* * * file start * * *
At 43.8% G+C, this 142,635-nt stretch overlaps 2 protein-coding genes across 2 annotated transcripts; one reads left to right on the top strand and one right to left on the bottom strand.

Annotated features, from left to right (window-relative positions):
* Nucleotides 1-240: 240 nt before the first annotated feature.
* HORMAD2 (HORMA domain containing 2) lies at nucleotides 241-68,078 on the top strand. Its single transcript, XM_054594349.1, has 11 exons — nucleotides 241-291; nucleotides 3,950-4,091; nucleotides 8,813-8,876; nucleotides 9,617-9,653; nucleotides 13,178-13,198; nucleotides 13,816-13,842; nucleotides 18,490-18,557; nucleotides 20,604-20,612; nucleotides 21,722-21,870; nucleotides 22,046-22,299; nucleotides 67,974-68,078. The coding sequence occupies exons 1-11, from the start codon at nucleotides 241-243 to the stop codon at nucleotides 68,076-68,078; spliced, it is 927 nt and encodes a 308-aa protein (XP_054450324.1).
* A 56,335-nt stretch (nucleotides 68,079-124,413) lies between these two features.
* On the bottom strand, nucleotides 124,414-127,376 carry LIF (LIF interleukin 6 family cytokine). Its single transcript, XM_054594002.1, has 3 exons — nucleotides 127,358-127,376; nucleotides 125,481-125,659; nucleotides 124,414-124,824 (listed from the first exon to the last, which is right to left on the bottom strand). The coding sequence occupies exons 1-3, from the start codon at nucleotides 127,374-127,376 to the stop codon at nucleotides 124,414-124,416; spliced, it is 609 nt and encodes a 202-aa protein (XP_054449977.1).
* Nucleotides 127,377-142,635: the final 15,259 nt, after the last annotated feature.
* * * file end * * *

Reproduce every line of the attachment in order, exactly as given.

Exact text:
At 43.8% G+C, this 142,635-nt stretch overlaps 2 protein-coding genes across 2 annotated transcripts; one reads left to right on the top strand and one right to left on the bottom strand.

Annotated features, from left to right (window-relative positions):
* Nucleotides 1-240: 240 nt before the first annotated feature.
* HORMAD2 (HORMA domain containing 2) lies at nucleotides 241-68,078 on the top strand. Its single transcript, XM_054594349.1, has 11 exons — nucleotides 241-291; nucleotides 3,950-4,091; nucleotides 8,813-8,876; nucleotides 9,617-9,653; nucleotides 13,178-13,198; nucleotides 13,816-13,842; nucleotides 18,490-18,557; nucleotides 20,604-20,612; nucleotides 21,722-21,870; nucleotides 22,046-22,299; nucleotides 67,974-68,078. The coding sequence occupies exons 1-11, from the start codon at nucleotides 241-243 to the stop codon at nucleotides 68,076-68,078; spliced, it is 927 nt and encodes a 308-aa protein (XP_054450324.1).
* A 56,335-nt stretch (nucleotides 68,079-124,413) lies between these two features.
* On the bottom strand, nucleotides 124,414-127,376 carry LIF (LIF interleukin 6 family cytokine). Its single transcript, XM_054594002.1, has 3 exons — nucleotides 127,358-127,376; nucleotides 125,481-125,659; nucleotides 124,414-124,824 (listed from the first exon to the last, which is right to left on the bottom strand). The coding sequence occupies exons 1-3, from the start codon at nucleotides 127,374-127,376 to the stop codon at nucleotides 124,414-124,416; spliced, it is 609 nt and encodes a 202-aa protein (XP_054449977.1).
* Nucleotides 127,377-142,635: the final 15,259 nt, after the last annotated feature.